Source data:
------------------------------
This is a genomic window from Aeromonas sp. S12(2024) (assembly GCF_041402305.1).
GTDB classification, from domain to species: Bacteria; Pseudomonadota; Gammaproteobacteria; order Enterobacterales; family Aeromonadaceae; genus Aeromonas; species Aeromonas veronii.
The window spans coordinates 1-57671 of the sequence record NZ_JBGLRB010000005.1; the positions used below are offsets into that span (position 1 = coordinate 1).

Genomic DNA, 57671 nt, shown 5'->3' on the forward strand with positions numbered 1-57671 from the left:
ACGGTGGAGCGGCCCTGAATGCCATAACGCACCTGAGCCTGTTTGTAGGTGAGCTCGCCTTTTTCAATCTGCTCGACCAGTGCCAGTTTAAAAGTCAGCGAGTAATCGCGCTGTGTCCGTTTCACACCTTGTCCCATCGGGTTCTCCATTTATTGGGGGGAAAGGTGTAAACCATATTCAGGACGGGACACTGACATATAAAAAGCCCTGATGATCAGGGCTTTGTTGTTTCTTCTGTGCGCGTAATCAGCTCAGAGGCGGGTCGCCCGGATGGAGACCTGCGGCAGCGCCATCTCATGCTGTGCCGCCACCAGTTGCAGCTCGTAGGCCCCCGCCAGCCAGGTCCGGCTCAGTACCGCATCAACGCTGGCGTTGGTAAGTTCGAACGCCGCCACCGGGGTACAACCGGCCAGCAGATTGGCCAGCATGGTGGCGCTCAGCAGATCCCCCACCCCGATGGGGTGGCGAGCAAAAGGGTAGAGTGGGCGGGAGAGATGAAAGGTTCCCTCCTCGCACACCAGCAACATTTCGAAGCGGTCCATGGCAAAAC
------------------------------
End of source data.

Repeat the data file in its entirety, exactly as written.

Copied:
This is a genomic window from Aeromonas sp. S12(2024) (assembly GCF_041402305.1).
GTDB classification, from domain to species: Bacteria; Pseudomonadota; Gammaproteobacteria; order Enterobacterales; family Aeromonadaceae; genus Aeromonas; species Aeromonas veronii.
The window spans coordinates 1-57671 of the sequence record NZ_JBGLRB010000005.1; the positions used below are offsets into that span (position 1 = coordinate 1).

Genomic DNA, 57671 nt, shown 5'->3' on the forward strand with positions numbered 1-57671 from the left:
ACGGTGGAGCGGCCCTGAATGCCATAACGCACCTGAGCCTGTTTGTAGGTGAGCTCGCCTTTTTCAATCTGCTCGACCAGTGCCAGTTTAAAAGTCAGCGAGTAATCGCGCTGTGTCCGTTTCACACCTTGTCCCATCGGGTTCTCCATTTATTGGGGGGAAAGGTGTAAACCATATTCAGGACGGGACACTGACATATAAAAAGCCCTGATGATCAGGGCTTTGTTGTTTCTTCTGTGCGCGTAATCAGCTCAGAGGCGGGTCGCCCGGATGGAGACCTGCGGCAGCGCCATCTCATGCTGTGCCGCCACCAGTTGCAGCTCGTAGGCCCCCGCCAGCCAGGTCCGGCTCAGTACCGCATCAACGCTGGCGTTGGTAAGTTCGAACGCCGCCACCGGGGTACAACCGGCCAGCAGATTGGCCAGCATGGTGGCGCTCAGCAGATCCCCCACCCCGATGGGGTGGCGAGCAAAAGGGTAGAGTGGGCGGGAGAGATGAAAGGTTCCCTCCTCGCACACCAGCAACATTTCGAAGCGGTCCATGGCAAAAC